“Me and my colleagues in care work are risking our lives for just over £8 an hour… Whether it’s PPE shortages, faulty tests, or low sick pay, key workers are treated like collateral”
Nadia Whittome MP (who has returned to her old job during the crisis)
“The big challenge is not to go for the lowest common denominator but be far more ambitious … It’s obvious what the problems are, but the question is can the labour movement take the initiative with radical solutions? ... The care sector highlights the problems we face, unable to deliver decent standards for the people it looks after or for the huge number of workers it employs. If we don’t campaign for public ownership and strict standards across the sector we are simply not rising to the challenge”
Maria Exall, Labour Unions Vice-Chair
The mainstream media has extensively covered the raging crisis in social care – unsurprisingly, with thousands of care home residents dead as a result of Covid-19. It has barely touched on how devastation of the sector and its workforce by capitalism has facilitated the spread of the virus. The socialist left must push this reality to the centre of the discussion, and offer clear, radical solutions.
Before the crisis, the labour movement inattention to the chronic problems and important struggles in social care – and we include ourselves in that – was a serious failing. Now, in the pandemic, it should be abundantly clear that this sector is at the cutting edge of the class struggle, both in terms of workers’ rights and standing up for the vulnerable. We must step up.
What you can do:
• Educate yourself. Read our briefing on the issues in social care and why we must fight for workers’ rights and comprehensive public ownership. See also articles and resources on The Clarion website.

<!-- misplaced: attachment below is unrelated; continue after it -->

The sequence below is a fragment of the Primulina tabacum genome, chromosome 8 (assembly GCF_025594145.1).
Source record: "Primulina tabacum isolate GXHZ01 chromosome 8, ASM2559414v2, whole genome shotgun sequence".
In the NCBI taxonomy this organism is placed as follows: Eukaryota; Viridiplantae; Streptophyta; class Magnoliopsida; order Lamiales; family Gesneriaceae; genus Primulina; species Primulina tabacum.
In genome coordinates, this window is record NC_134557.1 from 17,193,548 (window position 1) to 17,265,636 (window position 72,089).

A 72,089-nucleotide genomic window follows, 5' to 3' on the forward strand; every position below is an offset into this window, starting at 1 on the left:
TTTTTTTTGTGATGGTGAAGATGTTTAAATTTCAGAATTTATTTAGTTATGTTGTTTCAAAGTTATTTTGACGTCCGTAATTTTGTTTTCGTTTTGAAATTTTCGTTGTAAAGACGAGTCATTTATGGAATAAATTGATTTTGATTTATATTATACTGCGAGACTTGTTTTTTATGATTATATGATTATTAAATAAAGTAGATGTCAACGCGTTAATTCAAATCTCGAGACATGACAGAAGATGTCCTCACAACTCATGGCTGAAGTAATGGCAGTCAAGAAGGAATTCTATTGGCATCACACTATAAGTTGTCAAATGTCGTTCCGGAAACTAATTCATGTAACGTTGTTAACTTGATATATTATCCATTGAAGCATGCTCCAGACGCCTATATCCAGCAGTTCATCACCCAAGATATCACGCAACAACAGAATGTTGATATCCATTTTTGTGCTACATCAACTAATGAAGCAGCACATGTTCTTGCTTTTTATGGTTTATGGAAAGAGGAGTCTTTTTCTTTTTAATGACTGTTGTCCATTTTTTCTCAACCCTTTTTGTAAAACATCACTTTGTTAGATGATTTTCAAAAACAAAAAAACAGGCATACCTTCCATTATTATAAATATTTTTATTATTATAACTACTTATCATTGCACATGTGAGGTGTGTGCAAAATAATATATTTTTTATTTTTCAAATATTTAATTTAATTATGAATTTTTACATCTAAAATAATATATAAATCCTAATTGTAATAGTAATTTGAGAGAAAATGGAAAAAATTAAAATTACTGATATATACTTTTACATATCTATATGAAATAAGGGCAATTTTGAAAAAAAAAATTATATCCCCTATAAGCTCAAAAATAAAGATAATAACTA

• Educate others. Integrate arguments about the centrality of workers’ rights and the need for public ownership into your day-to-day discussions and organising. Organise an online discussion.
• Build links with care workers and service-users. There are care workers’ and service-users’ organisations linked in the briefing you or your union branch, Labour Party or activist group can contact. Contact your local Unison, GMB and Unite branches and see if they organise care workers. Support care workers’ and service-users’ struggles; learn from them; find ways to raise their issues in the labour movement and the community.
• Raise clear demands in the labour movement. For a model motion demanding workers’ rights and public ownership, see here. Get your union branch or Labour Party to host a discussion. Our briefing links to a range of campaigns and initiatives who supply speakers.
• Pressure your council. Demand it does what Salford has done and ensures all care workers in its area can self-isolate on full pay (here); and that it takes action to ensure adequate PPE and testing. Get your Labour Party or union branch to take this up.
For help with any of this, or if you’d like to help us campaign, get in touch: firstname.lastname@example.org